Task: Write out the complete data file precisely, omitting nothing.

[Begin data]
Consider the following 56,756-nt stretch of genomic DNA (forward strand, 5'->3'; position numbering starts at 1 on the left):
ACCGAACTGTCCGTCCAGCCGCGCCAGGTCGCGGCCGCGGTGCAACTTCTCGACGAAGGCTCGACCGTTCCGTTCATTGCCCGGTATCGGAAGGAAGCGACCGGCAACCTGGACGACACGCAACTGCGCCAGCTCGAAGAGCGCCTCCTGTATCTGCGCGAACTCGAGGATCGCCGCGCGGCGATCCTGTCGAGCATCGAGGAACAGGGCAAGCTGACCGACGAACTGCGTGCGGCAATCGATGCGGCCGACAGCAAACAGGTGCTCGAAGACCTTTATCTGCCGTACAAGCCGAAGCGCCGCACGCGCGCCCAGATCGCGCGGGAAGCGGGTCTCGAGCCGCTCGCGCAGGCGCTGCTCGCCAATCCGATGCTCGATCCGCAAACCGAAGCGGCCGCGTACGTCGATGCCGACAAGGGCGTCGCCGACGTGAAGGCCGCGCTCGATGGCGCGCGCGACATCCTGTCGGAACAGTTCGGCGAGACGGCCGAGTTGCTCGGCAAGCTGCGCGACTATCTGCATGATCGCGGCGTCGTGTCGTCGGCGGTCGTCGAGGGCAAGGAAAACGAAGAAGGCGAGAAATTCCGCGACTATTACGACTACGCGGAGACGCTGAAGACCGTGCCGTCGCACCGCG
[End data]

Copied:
Consider the following 56,756-nt stretch of genomic DNA (forward strand, 5'->3'; position numbering starts at 1 on the left):
ACCGAACTGTCCGTCCAGCCGCGCCAGGTCGCGGCCGCGGTGCAACTTCTCGACGAAGGCTCGACCGTTCCGTTCATTGCCCGGTATCGGAAGGAAGCGACCGGCAACCTGGACGACACGCAACTGCGCCAGCTCGAAGAGCGCCTCCTGTATCTGCGCGAACTCGAGGATCGCCGCGCGGCGATCCTGTCGAGCATCGAGGAACAGGGCAAGCTGACCGACGAACTGCGTGCGGCAATCGATGCGGCCGACAGCAAACAGGTGCTCGAAGACCTTTATCTGCCGTACAAGCCGAAGCGCCGCACGCGCGCCCAGATCGCGCGGGAAGCGGGTCTCGAGCCGCTCGCGCAGGCGCTGCTCGCCAATCCGATGCTCGATCCGCAAACCGAAGCGGCCGCGTACGTCGATGCCGACAAGGGCGTCGCCGACGTGAAGGCCGCGCTCGATGGCGCGCGCGACATCCTGTCGGAACAGTTCGGCGAGACGGCCGAGTTGCTCGGCAAGCTGCGCGACTATCTGCATGATCGCGGCGTCGTGTCGTCGGCGGTCGTCGAGGGCAAGGAAAACGAAGAAGGCGAGAAATTCCGCGACTATTACGACTACGCGGAGACGCTGAAGACCGTGCCGTCGCACCGCG